There can never be

too many shisa.

Crouching on rooftops, watching

beside the front gate.

Ryukyu lion dogs—

he breathes the luck in. She holds

her breath to keep it.

GF: Your paintings are gorgeous—such perfectly balanced guardians. Thanks so much for introducing us to some of the mythology that features in your poetry. If you’d like to read the poems mentioned in this blog series, Tortured Willows is available from Yuriko Publishing.

Praise for Tortured Willows:

Tortured Willows bleeds, sobs and howls with rage.”—Stephanie Ellis, writer and poet, co-author of Daughters of Darkness

“Thought-provoking, unapologetically brutal, and downright unsettling, Tortured Willows is a collection unlike any you’ve read before…and one you’re not likely to forget. Murray, Flynn, Smith and Sng have not just raised their voices, they’ve roared them into the pages, and the result is simply superb.”—Rebecca Fraser, award-winning author of Coralesque and Other Tales to Disturb and Distract.

“In Tortured Willows, the many veils of a woman’s heart are peeled back, revealing multi-layered petals of an aching beauty, rooted on a stem of vulnerable resistance.”—Jamal Hodge, director, writer, visionary

“This is a brilliant book, insightful and scintillant. Construed as a thematic sequel to the award-winning Black Cranes (the anthology edited by Murray and Flynn and containing fiction by Sng and Smith), it may also be viewed as a distillation. The theme is strong, but the lessons reach beyond it. Cutting across rhetoric and euphemism, Tortured Willows will hold meaning for whoever dares read it.”—Kyla Lee Ward, Bram Stoker Award®-nominated poet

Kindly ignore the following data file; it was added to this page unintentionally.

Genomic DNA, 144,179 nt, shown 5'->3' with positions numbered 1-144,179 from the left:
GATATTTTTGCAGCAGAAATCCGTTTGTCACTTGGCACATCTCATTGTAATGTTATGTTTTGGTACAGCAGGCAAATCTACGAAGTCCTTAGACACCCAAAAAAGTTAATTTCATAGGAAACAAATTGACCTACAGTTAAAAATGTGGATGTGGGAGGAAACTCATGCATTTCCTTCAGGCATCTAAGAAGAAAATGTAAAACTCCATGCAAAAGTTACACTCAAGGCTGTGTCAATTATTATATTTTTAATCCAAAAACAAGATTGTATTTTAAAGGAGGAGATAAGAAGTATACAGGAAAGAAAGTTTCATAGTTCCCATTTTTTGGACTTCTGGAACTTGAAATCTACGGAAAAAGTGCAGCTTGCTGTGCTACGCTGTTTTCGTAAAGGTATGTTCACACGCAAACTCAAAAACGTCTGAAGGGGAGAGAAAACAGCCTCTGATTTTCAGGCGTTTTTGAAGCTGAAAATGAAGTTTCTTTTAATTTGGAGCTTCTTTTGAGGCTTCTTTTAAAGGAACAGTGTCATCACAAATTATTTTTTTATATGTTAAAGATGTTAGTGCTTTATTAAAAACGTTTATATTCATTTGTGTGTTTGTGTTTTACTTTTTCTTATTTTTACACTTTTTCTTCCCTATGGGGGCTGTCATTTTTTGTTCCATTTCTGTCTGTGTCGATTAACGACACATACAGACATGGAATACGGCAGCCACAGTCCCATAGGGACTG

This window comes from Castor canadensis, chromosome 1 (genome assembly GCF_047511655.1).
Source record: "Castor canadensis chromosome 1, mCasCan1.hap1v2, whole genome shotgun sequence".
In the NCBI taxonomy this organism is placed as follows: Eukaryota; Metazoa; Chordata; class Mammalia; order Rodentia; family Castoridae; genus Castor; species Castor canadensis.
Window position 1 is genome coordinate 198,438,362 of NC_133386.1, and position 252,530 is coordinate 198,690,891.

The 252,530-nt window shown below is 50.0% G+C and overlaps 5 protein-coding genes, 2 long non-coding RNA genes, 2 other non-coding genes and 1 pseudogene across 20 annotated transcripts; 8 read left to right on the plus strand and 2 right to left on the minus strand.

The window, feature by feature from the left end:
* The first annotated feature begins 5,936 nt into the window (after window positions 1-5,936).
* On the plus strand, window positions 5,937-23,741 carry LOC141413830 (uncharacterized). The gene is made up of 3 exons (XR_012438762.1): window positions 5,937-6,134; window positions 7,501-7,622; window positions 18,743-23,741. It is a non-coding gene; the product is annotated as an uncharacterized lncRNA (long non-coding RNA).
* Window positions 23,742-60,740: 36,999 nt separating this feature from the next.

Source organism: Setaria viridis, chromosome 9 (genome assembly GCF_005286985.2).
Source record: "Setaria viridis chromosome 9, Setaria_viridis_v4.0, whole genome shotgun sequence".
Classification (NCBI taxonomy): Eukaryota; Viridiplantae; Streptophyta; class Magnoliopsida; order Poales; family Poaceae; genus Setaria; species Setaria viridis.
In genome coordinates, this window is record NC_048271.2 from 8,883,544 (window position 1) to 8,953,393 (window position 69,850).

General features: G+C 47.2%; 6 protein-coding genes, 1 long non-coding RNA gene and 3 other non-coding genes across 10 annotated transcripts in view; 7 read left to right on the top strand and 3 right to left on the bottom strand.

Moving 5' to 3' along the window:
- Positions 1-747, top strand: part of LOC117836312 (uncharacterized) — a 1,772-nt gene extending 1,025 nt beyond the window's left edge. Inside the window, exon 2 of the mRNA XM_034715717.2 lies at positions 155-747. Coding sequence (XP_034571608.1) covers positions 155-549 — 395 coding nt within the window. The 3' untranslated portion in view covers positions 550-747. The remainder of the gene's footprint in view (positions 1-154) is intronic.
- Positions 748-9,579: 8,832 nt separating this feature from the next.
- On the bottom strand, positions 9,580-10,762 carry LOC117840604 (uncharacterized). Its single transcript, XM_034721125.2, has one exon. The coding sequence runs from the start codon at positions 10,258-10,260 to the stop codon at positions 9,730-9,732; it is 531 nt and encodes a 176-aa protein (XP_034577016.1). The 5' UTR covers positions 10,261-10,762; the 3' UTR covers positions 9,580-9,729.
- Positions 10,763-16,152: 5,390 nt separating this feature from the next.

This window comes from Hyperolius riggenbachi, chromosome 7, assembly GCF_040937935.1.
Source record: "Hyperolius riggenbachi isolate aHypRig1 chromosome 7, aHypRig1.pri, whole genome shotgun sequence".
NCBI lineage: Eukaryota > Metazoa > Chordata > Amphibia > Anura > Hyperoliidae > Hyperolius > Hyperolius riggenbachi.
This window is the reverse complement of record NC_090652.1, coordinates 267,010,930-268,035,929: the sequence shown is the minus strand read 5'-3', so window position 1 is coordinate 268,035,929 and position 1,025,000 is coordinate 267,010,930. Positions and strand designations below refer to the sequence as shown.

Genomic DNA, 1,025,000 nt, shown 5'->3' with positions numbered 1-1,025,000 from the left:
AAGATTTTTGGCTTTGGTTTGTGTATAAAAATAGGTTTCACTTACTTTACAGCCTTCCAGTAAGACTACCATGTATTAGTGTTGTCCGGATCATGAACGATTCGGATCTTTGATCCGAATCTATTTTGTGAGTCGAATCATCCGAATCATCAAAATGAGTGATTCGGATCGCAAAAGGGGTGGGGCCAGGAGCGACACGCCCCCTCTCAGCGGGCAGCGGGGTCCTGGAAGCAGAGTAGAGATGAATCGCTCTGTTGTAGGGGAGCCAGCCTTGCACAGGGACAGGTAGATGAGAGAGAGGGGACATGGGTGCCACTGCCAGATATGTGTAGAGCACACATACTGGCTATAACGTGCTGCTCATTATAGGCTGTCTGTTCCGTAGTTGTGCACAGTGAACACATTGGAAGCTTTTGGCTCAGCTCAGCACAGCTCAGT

Tortured Willows

Bent. Bowed. Unbroken

The willow is femininity, desire, death. Rebirth. With its ability to grow from a single broken branch, it is the living embodiment of immortality. It is the yin that wards off malevolent spirits. It is both revered and shunned.

In Tortured Willows, four Southeast Asian women writers of horror expand on the exploration of otherness begun with the Bram Stoker Award-winning anthology Black Cranes: Tales of Unquiet Women.

Like the willow, women have bent and bowed under the expectations and duty heaped upon them. Like the willow, they endure and refuse to break.

With exquisite poetry, Christina Sng, Angela Yuriko Smith, Lee Murray, and Geneve Flynn invite you to sit beneath the tortured willow’s gravid branches and listen to the uneasy shiver of its leaves.



Angela Yuriko Smith is a third-generation Uchinanchu-American and an award-winning poet, author, and publisher with over 20 years of experience in newspaper journalism. Publisher of Space & Time magazine (est. 1966), a Bram Stoker Awards® Finalist and HWA Mentor of the Year for 2020. To find out more visit